The festivals theme for this year will be, “WE THE PEOPLE”, which includes the following words from the fest:

WE THE PEOPLE:

We, the people built this land. Our flesh and blood is present in its buildings, its roads and its bridges. Our souls are its spiritual cornerstone. Our culture is its foundation. Our being nourishes this land — as our ancestors’ beings nourished it before us — yet the land has not always reimbursed us. We, the people recognize the bullshit of the powerful. The injustices they committed in the past have never disappeared from view. The inequalities they perpetrate are there for all but the blind. The inadequacies they’ve paid forward to a future age are appearing over the horizon. Unless…

We, the people have a code:

  • No Sexism
  • No Racism
  • No Ableism
  • No Ageism
  • No Homophobia
  • No Fatphobia
  • No Transphobia

We, the people commit ourselves to uphold and fight for the rights enshrined in our code. Let us honour those who sacrificed their lives for our freedom, and hold accountable those who curtail our liberties. Let us walk in the footsteps of warriors who came before us, and strive to create a society based on fundamental human rights. Let us rewrite the universal laws and educate the errant minds. We, the people have the will to heal the divisions that threaten to reduce our dreams to ashes. We believe in resurrecting the creative power of our diversity. We open our hearts and minds, and dance to the rhythm of a brand-new future. Together. Brave and compassionate. And beautiful. May the Goddess protect we, the people.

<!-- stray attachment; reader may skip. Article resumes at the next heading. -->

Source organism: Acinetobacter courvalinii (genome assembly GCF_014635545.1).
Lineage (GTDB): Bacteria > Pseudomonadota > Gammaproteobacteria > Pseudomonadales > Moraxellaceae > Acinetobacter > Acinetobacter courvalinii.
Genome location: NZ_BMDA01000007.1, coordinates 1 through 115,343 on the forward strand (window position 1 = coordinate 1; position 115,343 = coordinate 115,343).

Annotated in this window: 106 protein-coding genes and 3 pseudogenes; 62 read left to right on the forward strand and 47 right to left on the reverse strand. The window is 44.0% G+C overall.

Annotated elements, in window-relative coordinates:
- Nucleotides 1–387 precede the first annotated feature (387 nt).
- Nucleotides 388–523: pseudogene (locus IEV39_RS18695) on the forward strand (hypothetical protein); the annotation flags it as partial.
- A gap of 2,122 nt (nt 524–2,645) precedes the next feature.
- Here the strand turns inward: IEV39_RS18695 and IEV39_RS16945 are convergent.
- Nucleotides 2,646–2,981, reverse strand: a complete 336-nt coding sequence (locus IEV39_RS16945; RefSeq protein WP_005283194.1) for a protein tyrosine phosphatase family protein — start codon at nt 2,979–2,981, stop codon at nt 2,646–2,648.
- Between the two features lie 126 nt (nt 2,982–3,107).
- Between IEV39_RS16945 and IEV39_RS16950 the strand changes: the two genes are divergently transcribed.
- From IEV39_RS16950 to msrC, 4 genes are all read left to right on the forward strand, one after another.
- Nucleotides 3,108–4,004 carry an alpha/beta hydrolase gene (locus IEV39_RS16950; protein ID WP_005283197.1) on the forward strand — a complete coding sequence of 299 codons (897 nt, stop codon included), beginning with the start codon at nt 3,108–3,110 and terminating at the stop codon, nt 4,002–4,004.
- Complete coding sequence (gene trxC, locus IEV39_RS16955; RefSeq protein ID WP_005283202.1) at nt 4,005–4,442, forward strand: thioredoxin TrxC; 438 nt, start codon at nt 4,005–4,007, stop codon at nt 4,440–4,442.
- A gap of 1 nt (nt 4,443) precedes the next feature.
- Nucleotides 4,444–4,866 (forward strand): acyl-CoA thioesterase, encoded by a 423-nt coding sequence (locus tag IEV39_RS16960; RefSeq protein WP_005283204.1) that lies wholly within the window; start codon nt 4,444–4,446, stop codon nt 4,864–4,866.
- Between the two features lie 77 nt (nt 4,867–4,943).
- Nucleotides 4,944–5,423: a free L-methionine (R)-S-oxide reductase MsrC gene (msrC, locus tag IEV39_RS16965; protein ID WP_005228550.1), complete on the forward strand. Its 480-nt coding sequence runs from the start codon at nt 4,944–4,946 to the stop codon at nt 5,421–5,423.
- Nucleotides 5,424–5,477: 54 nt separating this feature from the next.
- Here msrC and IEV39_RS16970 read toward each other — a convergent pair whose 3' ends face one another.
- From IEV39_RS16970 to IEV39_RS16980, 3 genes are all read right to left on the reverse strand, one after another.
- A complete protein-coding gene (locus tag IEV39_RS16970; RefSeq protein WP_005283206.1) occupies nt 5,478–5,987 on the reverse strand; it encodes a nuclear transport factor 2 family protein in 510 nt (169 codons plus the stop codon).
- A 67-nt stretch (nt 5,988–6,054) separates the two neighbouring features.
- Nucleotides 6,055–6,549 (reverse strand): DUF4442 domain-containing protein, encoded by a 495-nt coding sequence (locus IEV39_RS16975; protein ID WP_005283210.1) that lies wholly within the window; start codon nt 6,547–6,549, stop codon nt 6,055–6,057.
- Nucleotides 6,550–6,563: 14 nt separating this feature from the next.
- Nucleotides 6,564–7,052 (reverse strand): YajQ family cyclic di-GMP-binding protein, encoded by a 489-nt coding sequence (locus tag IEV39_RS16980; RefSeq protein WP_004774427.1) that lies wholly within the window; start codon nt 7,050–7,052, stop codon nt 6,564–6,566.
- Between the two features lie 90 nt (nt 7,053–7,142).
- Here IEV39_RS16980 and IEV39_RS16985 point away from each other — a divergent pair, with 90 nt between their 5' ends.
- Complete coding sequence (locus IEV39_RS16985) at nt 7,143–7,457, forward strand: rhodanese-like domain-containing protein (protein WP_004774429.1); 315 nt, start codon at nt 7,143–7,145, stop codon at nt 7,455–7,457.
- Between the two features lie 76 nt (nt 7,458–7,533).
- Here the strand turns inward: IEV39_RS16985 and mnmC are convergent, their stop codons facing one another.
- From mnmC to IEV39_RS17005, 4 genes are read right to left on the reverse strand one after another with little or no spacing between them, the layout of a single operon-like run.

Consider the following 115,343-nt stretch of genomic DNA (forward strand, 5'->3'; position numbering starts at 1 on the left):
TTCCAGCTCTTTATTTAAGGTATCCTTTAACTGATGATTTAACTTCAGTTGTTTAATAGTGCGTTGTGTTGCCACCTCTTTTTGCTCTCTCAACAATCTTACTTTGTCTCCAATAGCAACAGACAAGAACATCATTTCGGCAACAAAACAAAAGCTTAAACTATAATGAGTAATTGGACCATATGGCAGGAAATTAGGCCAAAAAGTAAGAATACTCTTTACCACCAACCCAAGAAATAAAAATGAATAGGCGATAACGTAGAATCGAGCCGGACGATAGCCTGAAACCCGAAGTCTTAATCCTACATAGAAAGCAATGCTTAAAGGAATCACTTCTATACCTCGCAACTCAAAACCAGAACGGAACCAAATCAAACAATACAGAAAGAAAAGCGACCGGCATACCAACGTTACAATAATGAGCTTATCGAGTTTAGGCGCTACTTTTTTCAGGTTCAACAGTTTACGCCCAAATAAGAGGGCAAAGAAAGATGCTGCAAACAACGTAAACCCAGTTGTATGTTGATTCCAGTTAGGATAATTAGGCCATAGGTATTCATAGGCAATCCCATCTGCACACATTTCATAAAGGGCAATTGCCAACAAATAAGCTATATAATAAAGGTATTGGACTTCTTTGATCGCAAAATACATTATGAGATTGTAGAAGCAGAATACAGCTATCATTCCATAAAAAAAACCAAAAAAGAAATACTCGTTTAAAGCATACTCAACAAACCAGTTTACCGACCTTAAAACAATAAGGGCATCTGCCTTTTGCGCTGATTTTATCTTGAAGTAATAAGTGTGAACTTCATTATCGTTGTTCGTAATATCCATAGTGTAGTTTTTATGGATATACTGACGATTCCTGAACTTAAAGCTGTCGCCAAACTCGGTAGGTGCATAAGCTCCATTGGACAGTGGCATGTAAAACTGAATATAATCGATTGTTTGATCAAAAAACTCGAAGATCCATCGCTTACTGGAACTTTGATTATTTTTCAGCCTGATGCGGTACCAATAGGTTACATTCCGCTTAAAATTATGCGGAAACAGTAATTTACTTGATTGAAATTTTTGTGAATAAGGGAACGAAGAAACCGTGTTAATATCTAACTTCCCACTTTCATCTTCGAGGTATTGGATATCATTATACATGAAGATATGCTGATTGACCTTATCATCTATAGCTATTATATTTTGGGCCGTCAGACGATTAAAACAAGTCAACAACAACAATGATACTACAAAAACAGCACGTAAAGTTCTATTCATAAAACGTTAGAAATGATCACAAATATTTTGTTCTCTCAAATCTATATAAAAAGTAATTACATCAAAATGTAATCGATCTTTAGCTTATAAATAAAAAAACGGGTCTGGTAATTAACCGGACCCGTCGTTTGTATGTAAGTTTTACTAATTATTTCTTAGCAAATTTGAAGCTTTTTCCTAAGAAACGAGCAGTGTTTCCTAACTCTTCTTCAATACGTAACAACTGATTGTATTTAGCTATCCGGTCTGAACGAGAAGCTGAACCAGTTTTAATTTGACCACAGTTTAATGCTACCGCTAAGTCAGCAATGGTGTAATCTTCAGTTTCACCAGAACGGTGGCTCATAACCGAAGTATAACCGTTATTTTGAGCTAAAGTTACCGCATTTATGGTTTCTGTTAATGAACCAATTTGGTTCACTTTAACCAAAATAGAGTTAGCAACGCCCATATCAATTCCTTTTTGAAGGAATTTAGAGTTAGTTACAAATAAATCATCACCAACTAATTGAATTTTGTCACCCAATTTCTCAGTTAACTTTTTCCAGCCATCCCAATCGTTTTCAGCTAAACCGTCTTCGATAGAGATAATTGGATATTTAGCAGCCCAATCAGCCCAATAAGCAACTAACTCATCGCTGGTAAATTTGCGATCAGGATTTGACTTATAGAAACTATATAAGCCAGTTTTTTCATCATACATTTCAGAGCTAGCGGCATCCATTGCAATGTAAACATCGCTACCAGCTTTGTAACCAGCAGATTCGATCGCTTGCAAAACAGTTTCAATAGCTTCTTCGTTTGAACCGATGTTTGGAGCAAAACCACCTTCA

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Check out the rest of the lineup below and visit www.afropunkfest.com for more info:

AFROPUNK BROOKLYN LINEUP (MORE HEADLINERS TBA)

ST HERON STAGE

FEAT SPECIAL GUEST

SAMPHA

THUNDERCAT

SINKANE

KING

& more

 

KAYTRANADA & FRIENDS STAGE

KAYTRANADA

NAO

SANGO

J ROCC & KARRIEM RIGGINS (LIVE)

& more

GARY CLARK JR

MACY GRAY

MICHAEL KIWANUKA

SOUL II SOUL

SZA

WILLOW SMITH

DIZZEE RASCAL

LITTLE SIMZ

BLITZ THE AMBASSADOR

THE COOL KIDS

PRINCESS NOKIA

PROTOJE

LEIKELI47

THE COOL KIDS

THE SKINS

KEVIN ABSTRACT

SERPENTWITHFEET

SAM DEW

SHABAKA AND THE ANCESTORS

SON LITTLE

PURE DISGUST

QUIÑ

LOUDER THAN QUIET

& more

Neon Fade Burning Sands Review (SPOILERS)